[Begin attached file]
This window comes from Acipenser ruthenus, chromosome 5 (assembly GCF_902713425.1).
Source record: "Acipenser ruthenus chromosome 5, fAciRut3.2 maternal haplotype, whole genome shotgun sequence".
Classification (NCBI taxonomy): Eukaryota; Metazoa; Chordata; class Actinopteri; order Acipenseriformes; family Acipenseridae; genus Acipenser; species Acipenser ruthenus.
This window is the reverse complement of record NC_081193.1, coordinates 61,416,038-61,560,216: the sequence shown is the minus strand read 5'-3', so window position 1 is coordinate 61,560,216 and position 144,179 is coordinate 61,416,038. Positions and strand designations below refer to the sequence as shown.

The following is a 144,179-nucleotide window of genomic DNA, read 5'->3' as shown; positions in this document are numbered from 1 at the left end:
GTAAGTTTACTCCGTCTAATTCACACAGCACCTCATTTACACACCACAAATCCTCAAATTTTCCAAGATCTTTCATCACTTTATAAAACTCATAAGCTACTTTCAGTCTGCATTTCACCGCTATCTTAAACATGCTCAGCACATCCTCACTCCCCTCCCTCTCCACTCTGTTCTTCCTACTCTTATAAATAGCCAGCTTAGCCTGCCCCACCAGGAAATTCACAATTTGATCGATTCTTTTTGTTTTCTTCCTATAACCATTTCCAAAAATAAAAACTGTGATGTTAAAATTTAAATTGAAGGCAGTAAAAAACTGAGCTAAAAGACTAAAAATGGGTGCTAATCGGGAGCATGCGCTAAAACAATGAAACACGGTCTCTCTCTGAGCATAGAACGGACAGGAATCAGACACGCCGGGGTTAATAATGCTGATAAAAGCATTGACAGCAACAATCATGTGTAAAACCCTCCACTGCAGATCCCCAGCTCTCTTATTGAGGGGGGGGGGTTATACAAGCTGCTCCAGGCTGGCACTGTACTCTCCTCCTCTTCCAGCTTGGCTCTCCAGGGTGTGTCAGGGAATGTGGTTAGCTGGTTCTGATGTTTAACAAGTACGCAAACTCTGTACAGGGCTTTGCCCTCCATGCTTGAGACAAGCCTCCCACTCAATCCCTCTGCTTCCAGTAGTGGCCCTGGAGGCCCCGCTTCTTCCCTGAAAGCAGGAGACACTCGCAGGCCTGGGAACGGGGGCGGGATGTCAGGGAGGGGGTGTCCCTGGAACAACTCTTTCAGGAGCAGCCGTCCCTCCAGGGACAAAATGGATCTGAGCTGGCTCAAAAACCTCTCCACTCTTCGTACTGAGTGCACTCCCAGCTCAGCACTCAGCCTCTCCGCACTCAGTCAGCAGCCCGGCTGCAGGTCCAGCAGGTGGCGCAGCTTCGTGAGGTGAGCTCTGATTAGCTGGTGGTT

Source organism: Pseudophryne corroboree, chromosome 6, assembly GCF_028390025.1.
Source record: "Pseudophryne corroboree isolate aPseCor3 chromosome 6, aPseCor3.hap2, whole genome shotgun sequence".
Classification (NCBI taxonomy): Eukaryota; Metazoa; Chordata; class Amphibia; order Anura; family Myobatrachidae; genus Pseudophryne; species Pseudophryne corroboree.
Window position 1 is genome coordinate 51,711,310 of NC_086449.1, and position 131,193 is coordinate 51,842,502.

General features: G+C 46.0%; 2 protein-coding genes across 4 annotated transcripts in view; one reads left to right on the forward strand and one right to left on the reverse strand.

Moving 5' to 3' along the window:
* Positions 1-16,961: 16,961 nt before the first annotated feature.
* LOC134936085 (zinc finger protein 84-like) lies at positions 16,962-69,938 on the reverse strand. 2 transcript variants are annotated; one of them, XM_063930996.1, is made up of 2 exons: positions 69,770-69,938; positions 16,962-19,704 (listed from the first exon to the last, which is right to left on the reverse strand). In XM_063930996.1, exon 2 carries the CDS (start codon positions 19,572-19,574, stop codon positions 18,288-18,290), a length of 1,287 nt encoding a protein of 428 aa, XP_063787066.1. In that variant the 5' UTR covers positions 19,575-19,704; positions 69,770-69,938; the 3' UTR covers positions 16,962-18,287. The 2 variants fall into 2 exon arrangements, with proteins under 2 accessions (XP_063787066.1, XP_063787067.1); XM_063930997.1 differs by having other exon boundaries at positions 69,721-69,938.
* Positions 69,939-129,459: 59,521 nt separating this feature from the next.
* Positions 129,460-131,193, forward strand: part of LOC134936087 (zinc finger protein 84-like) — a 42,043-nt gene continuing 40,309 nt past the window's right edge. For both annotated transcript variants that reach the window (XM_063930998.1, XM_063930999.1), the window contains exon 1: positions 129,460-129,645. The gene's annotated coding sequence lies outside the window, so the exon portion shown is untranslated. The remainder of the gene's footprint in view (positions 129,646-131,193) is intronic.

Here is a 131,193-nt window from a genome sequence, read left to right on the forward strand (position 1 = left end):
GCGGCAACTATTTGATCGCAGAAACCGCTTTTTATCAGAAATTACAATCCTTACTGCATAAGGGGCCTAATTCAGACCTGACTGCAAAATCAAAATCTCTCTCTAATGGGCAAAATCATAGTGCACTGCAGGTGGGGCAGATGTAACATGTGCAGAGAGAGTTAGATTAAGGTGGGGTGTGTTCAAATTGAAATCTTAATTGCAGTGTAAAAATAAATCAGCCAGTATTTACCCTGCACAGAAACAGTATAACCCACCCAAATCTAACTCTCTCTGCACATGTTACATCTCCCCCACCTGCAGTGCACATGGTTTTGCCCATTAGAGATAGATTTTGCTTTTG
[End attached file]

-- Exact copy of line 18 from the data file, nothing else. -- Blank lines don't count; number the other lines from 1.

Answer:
GCGGCAACTATTTGATCGCAGAAACCGCTTTTTATCAGAAATTACAATCCTTACTGCATAAGGGGCCTAATTCAGACCTGACTGCAAAATCAAAATCTCTCTCTAATGGGCAAAATCATAGTGCACTGCAGGTGGGGCAGATGTAACATGTGCAGAGAGAGTTAGATTAAGGTGGGGTGTGTTCAAATTGAAATCTTAATTGCAGTGTAAAAATAAATCAGCCAGTATTTACCCTGCACAGAAACAGTATAACCCACCCAAATCTAACTCTCTCTGCACATGTTACATCTCCCCCACCTGCAGTGCACATGGTTTTGCCCATTAGAGATAGATTTTGCTTTTG